Better Than Fiction

Sober Living

by David P. Barker

I sat in a chair that was entirely too big for me, my legs swinging from an inability to touch the floor. On the desk in front of me, Gary Paulsen’s Call Me Francis Tucket was open and in the process of being devoured. I was engrossed in the character’s attempt to rejoin civilization. His attempt to reclaim himself and his humanity. I didn’t have the words for it then. I couldn’t tell you why I liked it — that’s something that was left for adult me to decipher after getting kicked around by life and my own struggles with becoming an adult.

 

I heard the distinct sound of work boots on the scuffed tiled floors. I didn’t look up from my book but called out, “You got a pass to be around the corner, brother?”

 

The man stopped in his tracks. He looked at me incredulously, “No.”

 

“Then you can’t go back,” I was steadfast.

 

“C’mon, kid.” He flashed me a grin. He was missing several teeth. The byproduct of the crack addiction that led him down the path that led him here.

 

“You know the rules, brother.”

 

He regarded me again. I looked up at him and even then, with all the innocence of youth, I knew he wanted to curse me out. I was a nine-year-old boy sitting watch at the front desk of an in-patient drug and alcohol addiction treatment center. He was a grown man paroled here by the state of Arkansas to get rehabilitated and learn to walk a path of sobriety so he could reenter society.

 

“I just need to get something real quick,” he protested.

 

I pointed to the large sign that hung on the wall behind the desk I was stationed at. It had a whole list of rules. About accountability. About banned possessions. And, most importantly for this conversation, about the hallway and dormitory rooms being off-limits without a pass until eight in the evening. It was five. Suppertime. Most people were in the main hall eating supper. I could hear the laughter and conversations.

Mealtime was one of the times I was appointed to work the desk — I covered both lunch and dinner. I got to eat before everyone. They thought it might be unseemly to have a nine-year-old eating in a room with a bunch of adult addicts attempting recovery either by choice or legal mandate. So I manned the desk. I also manned it during the morning meeting and anytime in the evening they needed to have a group meeting.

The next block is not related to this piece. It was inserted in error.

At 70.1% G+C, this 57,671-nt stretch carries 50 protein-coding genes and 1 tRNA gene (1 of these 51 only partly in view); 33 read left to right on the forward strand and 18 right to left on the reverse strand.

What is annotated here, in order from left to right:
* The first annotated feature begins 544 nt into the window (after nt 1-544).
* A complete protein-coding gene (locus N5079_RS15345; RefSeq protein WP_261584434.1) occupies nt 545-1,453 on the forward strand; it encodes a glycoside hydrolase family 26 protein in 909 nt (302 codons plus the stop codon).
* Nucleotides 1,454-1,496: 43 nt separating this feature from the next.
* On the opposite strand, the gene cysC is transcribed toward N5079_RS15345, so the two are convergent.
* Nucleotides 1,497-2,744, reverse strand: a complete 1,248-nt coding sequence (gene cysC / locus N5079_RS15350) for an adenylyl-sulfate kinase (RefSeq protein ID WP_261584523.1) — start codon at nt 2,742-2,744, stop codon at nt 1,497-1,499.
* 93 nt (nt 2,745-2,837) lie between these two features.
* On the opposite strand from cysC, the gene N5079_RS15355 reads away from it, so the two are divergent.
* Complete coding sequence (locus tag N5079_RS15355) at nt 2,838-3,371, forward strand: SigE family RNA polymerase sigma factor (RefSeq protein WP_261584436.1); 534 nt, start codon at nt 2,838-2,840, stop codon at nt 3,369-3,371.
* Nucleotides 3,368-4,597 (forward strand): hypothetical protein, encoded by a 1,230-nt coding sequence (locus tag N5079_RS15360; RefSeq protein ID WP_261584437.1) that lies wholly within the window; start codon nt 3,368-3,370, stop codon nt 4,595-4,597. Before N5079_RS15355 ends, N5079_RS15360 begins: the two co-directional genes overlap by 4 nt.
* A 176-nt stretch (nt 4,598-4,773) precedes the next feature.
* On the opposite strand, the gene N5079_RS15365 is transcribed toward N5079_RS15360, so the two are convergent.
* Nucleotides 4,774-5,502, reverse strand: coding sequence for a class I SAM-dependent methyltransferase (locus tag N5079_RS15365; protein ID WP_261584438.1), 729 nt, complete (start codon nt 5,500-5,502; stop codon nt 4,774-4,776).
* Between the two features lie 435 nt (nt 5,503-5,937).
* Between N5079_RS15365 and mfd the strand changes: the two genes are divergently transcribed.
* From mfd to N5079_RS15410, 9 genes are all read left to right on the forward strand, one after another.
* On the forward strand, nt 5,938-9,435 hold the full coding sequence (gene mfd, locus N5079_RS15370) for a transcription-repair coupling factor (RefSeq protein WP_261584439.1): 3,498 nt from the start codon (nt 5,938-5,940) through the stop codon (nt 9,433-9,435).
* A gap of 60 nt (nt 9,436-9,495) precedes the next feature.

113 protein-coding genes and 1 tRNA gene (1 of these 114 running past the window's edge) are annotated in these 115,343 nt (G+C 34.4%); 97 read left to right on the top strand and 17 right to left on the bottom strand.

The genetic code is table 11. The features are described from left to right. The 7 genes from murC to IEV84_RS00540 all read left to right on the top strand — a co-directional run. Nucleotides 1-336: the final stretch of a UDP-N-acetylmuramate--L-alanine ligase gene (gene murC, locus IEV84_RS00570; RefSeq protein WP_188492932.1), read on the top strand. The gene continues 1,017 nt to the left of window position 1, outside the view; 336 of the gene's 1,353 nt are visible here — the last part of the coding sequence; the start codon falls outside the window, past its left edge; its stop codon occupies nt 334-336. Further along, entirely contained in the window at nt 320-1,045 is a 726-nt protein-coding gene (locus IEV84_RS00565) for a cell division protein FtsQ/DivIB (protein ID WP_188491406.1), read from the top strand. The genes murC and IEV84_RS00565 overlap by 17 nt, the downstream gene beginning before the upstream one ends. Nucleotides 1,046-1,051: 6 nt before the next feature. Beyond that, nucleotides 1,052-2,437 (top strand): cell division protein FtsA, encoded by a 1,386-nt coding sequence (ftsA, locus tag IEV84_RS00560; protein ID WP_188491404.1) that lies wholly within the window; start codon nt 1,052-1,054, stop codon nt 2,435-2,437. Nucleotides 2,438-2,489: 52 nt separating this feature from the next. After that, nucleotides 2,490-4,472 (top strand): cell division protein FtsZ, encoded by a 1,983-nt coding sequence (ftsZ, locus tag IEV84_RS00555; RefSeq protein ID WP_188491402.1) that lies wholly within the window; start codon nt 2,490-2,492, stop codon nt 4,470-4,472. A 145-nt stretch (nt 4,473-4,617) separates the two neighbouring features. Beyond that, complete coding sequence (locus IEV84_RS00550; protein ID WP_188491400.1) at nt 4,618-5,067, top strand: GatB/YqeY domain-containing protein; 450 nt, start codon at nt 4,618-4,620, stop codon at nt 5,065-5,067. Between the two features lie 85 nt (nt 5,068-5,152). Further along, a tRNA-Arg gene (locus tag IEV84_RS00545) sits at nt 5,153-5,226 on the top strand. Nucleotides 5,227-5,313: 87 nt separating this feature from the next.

“I’m sorry, brother. You can’t.” His missing-teeth smile vanished.

 

“Goddamn it, kid. I’m going back there.” He started to round the corner.

 

I could do nothing to physically stop him. He and I both knew that. I pushed the rolling chair away from the desk and into the hallway to get in his way.

 

“If you go back there, I’m going to have to write you up.”

 

“You can’t write me up.”

 

“Sure can. I’ve got the slips.”

 

“Fuck off,” he said but didn’t move further. A write-up would mean he had to sit in the center of a group meeting and be held accountable for his actions. No one wanted that. I had only seen glimpses of the group meetings. That’s what they were called. Just group. They happened when someone’s behavior needed to be corrected. They were loud and intense. Everyone got a chance to tell the person being taken to task how they had messed up. It seemed like a pretty crappy thing to have happen to you. The person in the center of the circle wasn’t allowed to talk. They couldn’t defend themselves. They couldn’t speak on their own behalf. They had to listen. They had to hear how they had messed up over and over until they understood how they had messed up. I wasn’t sure if it really worked, but then again, I couldn’t go into group. I was separate.

 

I watched him with confidence I shouldn’t have. I had no real power here. I wasn’t an employee of the facility. I wasn’t even the child of one of the two men who ran the joint. My mom was a recovering addict just like this guy. I was only at this desk because they needed a place for me to be so I wasn’t wandering about unsupervised.

 

He pivoted and walked back towards the hall where dinner was, and I rolled my chair back to my Gary Paulsen book, satisfied that I had done what was asked of me when they sat me behind the desk.

 

***

 

Brother Brian was very clear in his instructions. “Brother David, don’t let anyone go into the hallway without a pass. They give you any trouble, they ignore you, write it down and me and Brother Vince will handle it.”

 

Everyone was a Brother or Sister here. It was something to do with respect — they had it on a sign on the wall, but it didn’t make much sense to me. It seemed weird but who was I to judge? I didn’t know then and I still don’t really know what helps an addict get ahold of their addiction.